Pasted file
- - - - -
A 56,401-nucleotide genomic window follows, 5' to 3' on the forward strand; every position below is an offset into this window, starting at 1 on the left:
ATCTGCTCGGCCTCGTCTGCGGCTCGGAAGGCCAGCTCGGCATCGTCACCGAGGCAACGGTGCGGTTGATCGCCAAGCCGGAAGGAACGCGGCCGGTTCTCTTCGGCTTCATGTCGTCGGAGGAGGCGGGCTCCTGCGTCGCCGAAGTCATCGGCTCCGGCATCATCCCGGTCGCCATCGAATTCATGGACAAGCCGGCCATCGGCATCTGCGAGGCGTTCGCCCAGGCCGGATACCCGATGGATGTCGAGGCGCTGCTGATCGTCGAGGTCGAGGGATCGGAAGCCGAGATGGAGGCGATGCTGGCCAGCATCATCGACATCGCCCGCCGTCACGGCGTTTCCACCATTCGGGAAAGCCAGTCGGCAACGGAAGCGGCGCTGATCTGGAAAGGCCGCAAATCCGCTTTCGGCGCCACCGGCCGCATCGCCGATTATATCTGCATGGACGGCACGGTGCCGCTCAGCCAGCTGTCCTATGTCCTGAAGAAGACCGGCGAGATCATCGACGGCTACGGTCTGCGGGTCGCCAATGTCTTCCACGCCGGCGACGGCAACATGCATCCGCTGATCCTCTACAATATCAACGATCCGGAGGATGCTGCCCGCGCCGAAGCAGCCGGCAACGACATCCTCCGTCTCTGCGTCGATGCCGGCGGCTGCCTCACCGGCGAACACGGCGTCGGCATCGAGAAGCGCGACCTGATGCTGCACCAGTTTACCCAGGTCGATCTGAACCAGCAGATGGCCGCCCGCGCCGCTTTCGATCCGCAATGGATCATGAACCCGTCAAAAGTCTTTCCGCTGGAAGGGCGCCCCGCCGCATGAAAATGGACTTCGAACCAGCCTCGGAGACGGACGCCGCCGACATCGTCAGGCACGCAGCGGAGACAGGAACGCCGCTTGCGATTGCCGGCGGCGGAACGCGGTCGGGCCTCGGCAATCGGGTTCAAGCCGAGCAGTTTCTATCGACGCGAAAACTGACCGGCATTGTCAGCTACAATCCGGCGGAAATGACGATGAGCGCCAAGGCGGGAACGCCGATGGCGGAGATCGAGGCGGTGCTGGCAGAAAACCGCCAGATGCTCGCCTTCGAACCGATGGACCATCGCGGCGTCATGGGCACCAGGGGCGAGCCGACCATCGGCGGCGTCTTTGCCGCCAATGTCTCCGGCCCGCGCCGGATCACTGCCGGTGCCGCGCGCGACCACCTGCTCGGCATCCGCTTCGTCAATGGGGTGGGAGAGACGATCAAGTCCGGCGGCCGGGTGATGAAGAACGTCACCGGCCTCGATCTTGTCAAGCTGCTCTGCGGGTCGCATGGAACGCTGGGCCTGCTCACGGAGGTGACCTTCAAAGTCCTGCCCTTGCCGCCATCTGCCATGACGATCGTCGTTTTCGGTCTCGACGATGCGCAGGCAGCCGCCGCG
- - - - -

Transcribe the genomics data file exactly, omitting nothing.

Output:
A 56,401-nucleotide genomic window follows, 5' to 3' on the forward strand; every position below is an offset into this window, starting at 1 on the left:
ATCTGCTCGGCCTCGTCTGCGGCTCGGAAGGCCAGCTCGGCATCGTCACCGAGGCAACGGTGCGGTTGATCGCCAAGCCGGAAGGAACGCGGCCGGTTCTCTTCGGCTTCATGTCGTCGGAGGAGGCGGGCTCCTGCGTCGCCGAAGTCATCGGCTCCGGCATCATCCCGGTCGCCATCGAATTCATGGACAAGCCGGCCATCGGCATCTGCGAGGCGTTCGCCCAGGCCGGATACCCGATGGATGTCGAGGCGCTGCTGATCGTCGAGGTCGAGGGATCGGAAGCCGAGATGGAGGCGATGCTGGCCAGCATCATCGACATCGCCCGCCGTCACGGCGTTTCCACCATTCGGGAAAGCCAGTCGGCAACGGAAGCGGCGCTGATCTGGAAAGGCCGCAAATCCGCTTTCGGCGCCACCGGCCGCATCGCCGATTATATCTGCATGGACGGCACGGTGCCGCTCAGCCAGCTGTCCTATGTCCTGAAGAAGACCGGCGAGATCATCGACGGCTACGGTCTGCGGGTCGCCAATGTCTTCCACGCCGGCGACGGCAACATGCATCCGCTGATCCTCTACAATATCAACGATCCGGAGGATGCTGCCCGCGCCGAAGCAGCCGGCAACGACATCCTCCGTCTCTGCGTCGATGCCGGCGGCTGCCTCACCGGCGAACACGGCGTCGGCATCGAGAAGCGCGACCTGATGCTGCACCAGTTTACCCAGGTCGATCTGAACCAGCAGATGGCCGCCCGCGCCGCTTTCGATCCGCAATGGATCATGAACCCGTCAAAAGTCTTTCCGCTGGAAGGGCGCCCCGCCGCATGAAAATGGACTTCGAACCAGCCTCGGAGACGGACGCCGCCGACATCGTCAGGCACGCAGCGGAGACAGGAACGCCGCTTGCGATTGCCGGCGGCGGAACGCGGTCGGGCCTCGGCAATCGGGTTCAAGCCGAGCAGTTTCTATCGACGCGAAAACTGACCGGCATTGTCAGCTACAATCCGGCGGAAATGACGATGAGCGCCAAGGCGGGAACGCCGATGGCGGAGATCGAGGCGGTGCTGGCAGAAAACCGCCAGATGCTCGCCTTCGAACCGATGGACCATCGCGGCGTCATGGGCACCAGGGGCGAGCCGACCATCGGCGGCGTCTTTGCCGCCAATGTCTCCGGCCCGCGCCGGATCACTGCCGGTGCCGCGCGCGACCACCTGCTCGGCATCCGCTTCGTCAATGGGGTGGGAGAGACGATCAAGTCCGGCGGCCGGGTGATGAAGAACGTCACCGGCCTCGATCTTGTCAAGCTGCTCTGCGGGTCGCATGGAACGCTGGGCCTGCTCACGGAGGTGACCTTCAAAGTCCTGCCCTTGCCGCCATCTGCCATGACGATCGTCGTTTTCGGTCTCGACGATGCGCAGGCAGCCGCCGCG